Only two of the elastic constants are independent so if two constants are known, the third can be calculated using the following formula:

E = 2 ( 1 + ν ) G E=2(1+\nu)G .

Where: E = modulus of elasticity (Young's modulus)
  ν = Poisson's ratio
  G = modulus of rigidity (shear modulus).

A couple of additional elastic constants that may be encountered include the bulk modulus (K), and Lame's constants (μ and λ). The bulk modulus is used describe the situation where a piece of material is subjected to a pressure increase on all sides.  The relationship between the change in pressure and the resulting strain produced is the bulk modulus. Lame's constants are derived from modulus of elasticity and Poisson's ratio.

Yield Point

In ductile materials, at some point, the stress-strain curve deviates from the straight-line relationship and Law no longer applies as the strain increases faster than the stress. From this point on in the tensile test, some permanent deformation occurs in the specimen and the material is said to react plastically to any further increase in load or stress. The material will not return to its original, unstressed condition when the load is removed. In brittle materials, little or no plastic deformation occurs and the material fractures near the end of the linear-elastic portion of the curve.

With most materials there is a gradual transition from elastic to plastic behavior, and the exact point at which plastic deformation begins to occur is hard to determine. Therefore, various criteria for the initiation of yielding are used depending on the sensitivity of the strain measurements and the intended use of the data. (See Table) For most engineering design and specification applications, the yield strength is used. The yield strength is defined as the stress required to produce a small, amount of plastic deformation. The offset yield strength is the stress corresponding to the intersection of the stress-strain curve and a line parallel to the elastic part of the curve offset by a specified strain (in the US the offset is typically 0.2% for metals and 2% for plastics).

In Great Britain, the yield strength is often referred to as the proof stress.  The offset value is either 0.1% or 0.5%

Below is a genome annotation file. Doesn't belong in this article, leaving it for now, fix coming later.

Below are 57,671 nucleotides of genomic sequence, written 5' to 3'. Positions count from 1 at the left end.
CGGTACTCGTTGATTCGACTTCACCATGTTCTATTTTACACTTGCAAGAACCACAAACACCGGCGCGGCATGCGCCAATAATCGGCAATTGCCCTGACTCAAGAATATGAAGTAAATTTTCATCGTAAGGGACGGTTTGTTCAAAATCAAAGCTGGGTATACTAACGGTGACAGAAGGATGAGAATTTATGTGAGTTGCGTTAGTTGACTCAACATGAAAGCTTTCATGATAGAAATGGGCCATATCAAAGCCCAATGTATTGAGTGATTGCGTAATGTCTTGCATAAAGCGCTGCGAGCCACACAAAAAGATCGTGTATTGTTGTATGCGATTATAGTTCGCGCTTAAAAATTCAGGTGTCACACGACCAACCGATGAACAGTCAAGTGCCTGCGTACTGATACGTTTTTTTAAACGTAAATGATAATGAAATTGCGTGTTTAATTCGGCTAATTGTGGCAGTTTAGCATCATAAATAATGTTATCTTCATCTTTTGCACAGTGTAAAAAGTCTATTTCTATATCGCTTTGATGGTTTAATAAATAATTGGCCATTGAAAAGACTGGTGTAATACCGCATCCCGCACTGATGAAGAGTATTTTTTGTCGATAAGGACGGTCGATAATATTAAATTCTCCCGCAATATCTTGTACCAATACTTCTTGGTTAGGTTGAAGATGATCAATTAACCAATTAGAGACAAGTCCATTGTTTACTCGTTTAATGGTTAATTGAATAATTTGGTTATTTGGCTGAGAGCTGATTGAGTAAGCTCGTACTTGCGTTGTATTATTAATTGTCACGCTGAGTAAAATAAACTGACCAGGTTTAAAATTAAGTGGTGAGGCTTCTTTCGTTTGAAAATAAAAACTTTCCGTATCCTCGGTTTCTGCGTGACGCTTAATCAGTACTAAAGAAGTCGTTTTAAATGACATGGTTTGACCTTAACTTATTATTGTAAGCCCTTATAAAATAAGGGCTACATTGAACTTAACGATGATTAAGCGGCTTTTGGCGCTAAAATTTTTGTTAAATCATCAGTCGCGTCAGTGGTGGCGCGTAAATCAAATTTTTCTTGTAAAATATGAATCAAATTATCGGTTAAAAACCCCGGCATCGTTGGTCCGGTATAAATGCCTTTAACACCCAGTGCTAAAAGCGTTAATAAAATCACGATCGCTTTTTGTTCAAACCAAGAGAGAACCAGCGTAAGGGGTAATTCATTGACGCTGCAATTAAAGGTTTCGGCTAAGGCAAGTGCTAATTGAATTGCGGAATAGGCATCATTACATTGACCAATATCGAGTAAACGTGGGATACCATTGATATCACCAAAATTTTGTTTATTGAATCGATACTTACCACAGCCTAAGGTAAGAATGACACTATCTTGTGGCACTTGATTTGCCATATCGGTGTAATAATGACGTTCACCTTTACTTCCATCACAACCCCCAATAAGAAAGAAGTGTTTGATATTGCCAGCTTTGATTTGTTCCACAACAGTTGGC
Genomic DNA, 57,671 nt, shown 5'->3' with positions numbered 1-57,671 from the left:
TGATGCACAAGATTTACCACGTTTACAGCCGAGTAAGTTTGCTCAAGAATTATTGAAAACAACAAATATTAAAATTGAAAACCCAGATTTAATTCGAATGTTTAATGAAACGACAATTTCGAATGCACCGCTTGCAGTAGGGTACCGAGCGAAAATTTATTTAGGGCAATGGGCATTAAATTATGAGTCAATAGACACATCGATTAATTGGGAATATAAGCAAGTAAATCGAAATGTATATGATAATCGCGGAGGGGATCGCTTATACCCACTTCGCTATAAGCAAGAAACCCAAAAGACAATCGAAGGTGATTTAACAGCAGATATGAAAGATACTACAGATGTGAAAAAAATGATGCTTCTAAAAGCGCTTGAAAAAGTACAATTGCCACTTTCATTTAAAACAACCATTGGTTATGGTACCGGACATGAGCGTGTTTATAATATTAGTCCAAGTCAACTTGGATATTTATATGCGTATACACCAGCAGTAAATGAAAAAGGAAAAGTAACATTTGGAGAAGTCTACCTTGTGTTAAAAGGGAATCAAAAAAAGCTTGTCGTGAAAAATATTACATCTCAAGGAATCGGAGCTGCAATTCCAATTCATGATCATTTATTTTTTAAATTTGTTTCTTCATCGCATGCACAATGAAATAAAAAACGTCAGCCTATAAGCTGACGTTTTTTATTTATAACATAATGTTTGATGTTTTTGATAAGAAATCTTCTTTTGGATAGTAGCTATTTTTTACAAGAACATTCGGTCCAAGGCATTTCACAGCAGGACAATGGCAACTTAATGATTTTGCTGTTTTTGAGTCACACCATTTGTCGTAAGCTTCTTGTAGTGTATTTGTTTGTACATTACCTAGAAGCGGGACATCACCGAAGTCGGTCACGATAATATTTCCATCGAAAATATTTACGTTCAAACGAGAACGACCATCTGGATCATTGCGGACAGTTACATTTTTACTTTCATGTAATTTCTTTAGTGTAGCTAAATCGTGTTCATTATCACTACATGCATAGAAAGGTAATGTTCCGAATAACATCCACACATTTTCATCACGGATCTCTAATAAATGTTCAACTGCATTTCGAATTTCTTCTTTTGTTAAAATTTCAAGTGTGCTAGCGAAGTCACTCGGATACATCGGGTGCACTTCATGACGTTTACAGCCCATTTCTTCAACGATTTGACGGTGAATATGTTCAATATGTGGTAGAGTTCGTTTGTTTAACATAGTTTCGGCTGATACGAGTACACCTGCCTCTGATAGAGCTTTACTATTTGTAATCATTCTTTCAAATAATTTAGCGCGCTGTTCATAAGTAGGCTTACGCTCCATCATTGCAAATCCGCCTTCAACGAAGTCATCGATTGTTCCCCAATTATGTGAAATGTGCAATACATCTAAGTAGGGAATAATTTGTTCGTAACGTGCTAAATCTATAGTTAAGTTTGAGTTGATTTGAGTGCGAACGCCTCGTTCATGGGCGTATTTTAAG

To determine the yield strength using this offset, the point is found on the strain axis (x-axis) of 0.002, and then a line parallel to the stress-strain line is drawn. This line will intersect the stress-strain line slightly after it begins to curve, and that intersection is defined as the yield strength with a 0.2% offset.  A good way of looking at offset yield strength is that after a specimen has been loaded to its 0.2 percent offset yield strength and then unloaded it will be 0.2 percent longer than before the test. Even though the yield strength is meant to represent the exact point at which the material becomes permanently deformed, 0.2% elongation is considered to be a tolerable amount of sacrifice for the ease it creates in defining the yield strength.

Some materials such as gray cast iron or soft copper exhibit essentially no linear-elastic behavior. For these materials the usual practice is to define the yield strength as the stress required to produce some total amount of strain.

  • True elastic limit is a very low value and is related to the motion of a few hundred dislocations. Micro strain measurements are required to detect strain on order of 2 x 10 -6 in/in.
  • Proportional limit is the highest stress at which stress is directly proportional to strain. It is obtained by observing the deviation from the straight-line portion of the stress-strain curve.
  • Elastic limit is the greatest stress the material can withstand without any measurable permanent strain remaining on the complete release of load. It is determined using a tedious incremental loading-unloading test procedure. With the sensitivity of strain measurements usually employed in engineering studies (10 -4in/in), the elastic limit is greater than the proportional limit. With increasing sensitivity of strain measurement, the value of the elastic limit decreases until it eventually equals the true elastic limit determined from micro strain measurements.
  • Yield strength is the stress required to produce a small-specified amount of plastic deformation. The yield strength obtained by an offset method is commonly used for engineering purposes because it avoids the practical difficulties of measuring the elastic limit or proportional limit.